These brush strokes help students view Carpenter as a consistent artist with a wide variety of films stretching over four decades.
Again, a love of old Hollywood Westerns (and also old Hollywood films in general) is neither a surprise nor a revelation, especially considering that Carpenter grew up – not unlike his movie brat brethren (Spielberg, Lucas, Landis, Dante) -- watching the big screen efforts of Howard Hawks, John Ford and John Huston.
But specifically, Carpenter’s much-acknowledged favorite film is 1959’s Rio Bravo, a Western starring John Wayne. Over Carpenter's long career, that Hawks film has served as the specific template or blueprint for no less than three Carpenter films: Assault on Precinct 13, Prince of Darkness (1987), and, yes, Ghosts of Mars.
Written by Jules Furthman and Leigh Brackett, Rio Bravo is an early siege-style film in which a group of heroic characters must work together to repel the equivalent of a hostile invading force. In Rio Bravo, audiences meet the unlikely “heroic” triumvirate of a “sheriff, a barfly” and a cripple.” In order, they are: Sheriff John T. Chance (John Wayne), Dude (Dean Martin) – an alcoholic – and an old man, named Stumpy (Walter Brennan).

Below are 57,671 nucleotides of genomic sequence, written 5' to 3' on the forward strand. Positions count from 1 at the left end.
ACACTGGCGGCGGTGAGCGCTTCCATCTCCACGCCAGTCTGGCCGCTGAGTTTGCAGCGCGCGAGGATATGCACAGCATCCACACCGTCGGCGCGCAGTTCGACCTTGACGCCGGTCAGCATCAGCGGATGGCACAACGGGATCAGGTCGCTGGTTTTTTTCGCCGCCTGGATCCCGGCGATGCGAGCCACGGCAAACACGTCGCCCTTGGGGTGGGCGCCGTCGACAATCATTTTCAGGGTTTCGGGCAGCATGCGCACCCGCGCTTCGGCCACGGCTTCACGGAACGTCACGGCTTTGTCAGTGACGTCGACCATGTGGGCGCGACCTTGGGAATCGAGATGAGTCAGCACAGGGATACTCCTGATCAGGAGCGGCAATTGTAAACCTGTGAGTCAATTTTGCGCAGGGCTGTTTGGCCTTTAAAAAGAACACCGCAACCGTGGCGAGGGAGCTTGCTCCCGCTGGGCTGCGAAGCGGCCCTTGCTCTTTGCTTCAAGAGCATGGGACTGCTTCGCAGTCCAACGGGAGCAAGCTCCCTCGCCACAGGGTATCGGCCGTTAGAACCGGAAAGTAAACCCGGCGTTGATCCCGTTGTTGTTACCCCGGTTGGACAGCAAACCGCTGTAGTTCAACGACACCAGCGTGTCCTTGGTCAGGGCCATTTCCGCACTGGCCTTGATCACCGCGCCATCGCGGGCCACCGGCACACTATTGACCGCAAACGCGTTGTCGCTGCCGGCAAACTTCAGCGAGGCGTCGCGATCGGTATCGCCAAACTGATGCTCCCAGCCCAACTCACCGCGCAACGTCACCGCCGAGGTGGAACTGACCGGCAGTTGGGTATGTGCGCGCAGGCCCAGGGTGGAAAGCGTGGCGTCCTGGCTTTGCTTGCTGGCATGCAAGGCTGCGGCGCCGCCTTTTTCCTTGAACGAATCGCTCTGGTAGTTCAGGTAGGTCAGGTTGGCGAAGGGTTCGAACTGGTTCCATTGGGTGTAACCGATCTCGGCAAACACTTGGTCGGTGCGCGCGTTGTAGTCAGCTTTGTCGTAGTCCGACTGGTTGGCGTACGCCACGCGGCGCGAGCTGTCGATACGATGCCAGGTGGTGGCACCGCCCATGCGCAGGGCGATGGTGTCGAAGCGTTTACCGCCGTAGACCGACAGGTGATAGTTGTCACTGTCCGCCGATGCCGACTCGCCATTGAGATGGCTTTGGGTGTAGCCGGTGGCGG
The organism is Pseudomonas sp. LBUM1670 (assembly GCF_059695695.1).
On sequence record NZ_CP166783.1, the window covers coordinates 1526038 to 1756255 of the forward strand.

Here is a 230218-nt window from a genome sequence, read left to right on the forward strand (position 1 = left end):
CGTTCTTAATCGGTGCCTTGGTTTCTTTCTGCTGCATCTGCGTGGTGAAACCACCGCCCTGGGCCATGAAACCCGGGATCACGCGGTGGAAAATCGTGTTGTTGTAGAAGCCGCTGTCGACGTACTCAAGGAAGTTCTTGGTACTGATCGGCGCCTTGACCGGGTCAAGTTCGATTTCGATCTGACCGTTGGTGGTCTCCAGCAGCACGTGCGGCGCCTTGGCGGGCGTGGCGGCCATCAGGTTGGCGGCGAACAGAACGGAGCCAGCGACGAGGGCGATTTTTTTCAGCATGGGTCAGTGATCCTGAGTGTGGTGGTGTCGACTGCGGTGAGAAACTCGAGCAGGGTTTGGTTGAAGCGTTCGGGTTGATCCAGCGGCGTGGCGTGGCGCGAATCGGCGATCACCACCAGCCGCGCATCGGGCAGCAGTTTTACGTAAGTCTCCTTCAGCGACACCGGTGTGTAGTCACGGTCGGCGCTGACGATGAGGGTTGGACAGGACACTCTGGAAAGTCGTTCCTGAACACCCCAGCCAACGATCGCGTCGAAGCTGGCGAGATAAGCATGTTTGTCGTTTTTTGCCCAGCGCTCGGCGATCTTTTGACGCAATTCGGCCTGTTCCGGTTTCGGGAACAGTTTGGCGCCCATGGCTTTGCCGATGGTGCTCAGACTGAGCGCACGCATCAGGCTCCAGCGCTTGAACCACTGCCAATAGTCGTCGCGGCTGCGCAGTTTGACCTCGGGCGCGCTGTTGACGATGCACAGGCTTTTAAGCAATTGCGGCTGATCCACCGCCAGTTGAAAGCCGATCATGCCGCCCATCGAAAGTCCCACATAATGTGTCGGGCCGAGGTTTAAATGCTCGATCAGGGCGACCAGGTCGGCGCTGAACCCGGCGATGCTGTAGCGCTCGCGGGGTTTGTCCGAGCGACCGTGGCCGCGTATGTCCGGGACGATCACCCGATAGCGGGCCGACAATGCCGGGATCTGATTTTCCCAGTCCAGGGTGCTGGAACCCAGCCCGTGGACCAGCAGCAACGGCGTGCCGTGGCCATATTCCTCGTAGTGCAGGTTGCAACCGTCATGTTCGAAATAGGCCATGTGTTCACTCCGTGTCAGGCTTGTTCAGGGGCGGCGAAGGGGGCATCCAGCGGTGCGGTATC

The face of evil is represented by wealthy Nathan Burdette, whose brother Joe is being incarcerated by the honorable Chance inside the local jail. Burdette proceeds to close down the town so that Chance and his men can’t leave, and -- importantly -- so that no additional law enforcement can get in. Then Burdette sends in hired killers to “prod” Chance into releasing his brother from behind bars. Our three heroes (at least two of them quite untraditional...) work together to combat this siege and defeat Burdette. In the process, they come to understand, admire and depend on one another. Their bond is unbreakable.
Carpenter recreated the central premise of Rio Bravo in Assault on Precinct 13. In that film, it was Lt. Bishop (Austin Stoker) assuming the John Wayne role of honorable law enforcement official. He was assisted not by a drunk, however, but by a notorious criminal named Napoleon Wilson (Darwin Joston), and a Hawksian woman, a police secretary named Leigh (Laurie Zimmer). In this case, they were protecting an imperiled citizen from a local (and extremely violent...) gang, Street Thunder.